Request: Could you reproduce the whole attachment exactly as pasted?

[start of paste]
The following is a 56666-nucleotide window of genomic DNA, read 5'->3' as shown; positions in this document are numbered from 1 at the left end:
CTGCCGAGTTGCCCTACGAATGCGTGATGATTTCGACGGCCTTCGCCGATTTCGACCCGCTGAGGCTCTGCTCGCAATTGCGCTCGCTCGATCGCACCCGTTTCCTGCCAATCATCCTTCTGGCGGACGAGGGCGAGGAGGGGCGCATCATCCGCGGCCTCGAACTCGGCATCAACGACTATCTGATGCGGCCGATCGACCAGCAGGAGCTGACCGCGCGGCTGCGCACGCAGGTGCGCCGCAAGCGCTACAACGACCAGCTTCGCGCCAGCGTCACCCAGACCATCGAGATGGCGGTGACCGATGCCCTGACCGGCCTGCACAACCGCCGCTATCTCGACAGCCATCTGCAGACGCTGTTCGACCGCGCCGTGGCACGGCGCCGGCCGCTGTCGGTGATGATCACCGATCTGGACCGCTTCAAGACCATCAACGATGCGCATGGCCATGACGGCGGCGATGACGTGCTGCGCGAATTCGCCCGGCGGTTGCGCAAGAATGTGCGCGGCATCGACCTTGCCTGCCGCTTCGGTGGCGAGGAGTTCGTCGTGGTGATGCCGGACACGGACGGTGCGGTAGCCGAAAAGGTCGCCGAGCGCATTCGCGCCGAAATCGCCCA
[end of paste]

The following is a 56666-nucleotide window of genomic DNA, read 5'->3' as shown; positions in this document are numbered from 1 at the left end:
CTGCCGAGTTGCCCTACGAATGCGTGATGATTTCGACGGCCTTCGCCGATTTCGACCCGCTGAGGCTCTGCTCGCAATTGCGCTCGCTCGATCGCACCCGTTTCCTGCCAATCATCCTTCTGGCGGACGAGGGCGAGGAGGGGCGCATCATCCGCGGCCTCGAACTCGGCATCAACGACTATCTGATGCGGCCGATCGACCAGCAGGAGCTGACCGCGCGGCTGCGCACGCAGGTGCGCCGCAAGCGCTACAACGACCAGCTTCGCGCCAGCGTCACCCAGACCATCGAGATGGCGGTGACCGATGCCCTGACCGGCCTGCACAACCGCCGCTATCTCGACAGCCATCTGCAGACGCTGTTCGACCGCGCCGTGGCACGGCGCCGGCCGCTGTCGGTGATGATCACCGATCTGGACCGCTTCAAGACCATCAACGATGCGCATGGCCATGACGGCGGCGATGACGTGCTGCGCGAATTCGCCCGGCGGTTGCGCAAGAATGTGCGCGGCATCGACCTTGCCTGCCGCTTCGGTGGCGAGGAGTTCGTCGTGGTGATGCCGGACACGGACGGTGCGGTAGCCGAAAAGGTCGCCGAGCGCATTCGCGCCGAAATCGCCCA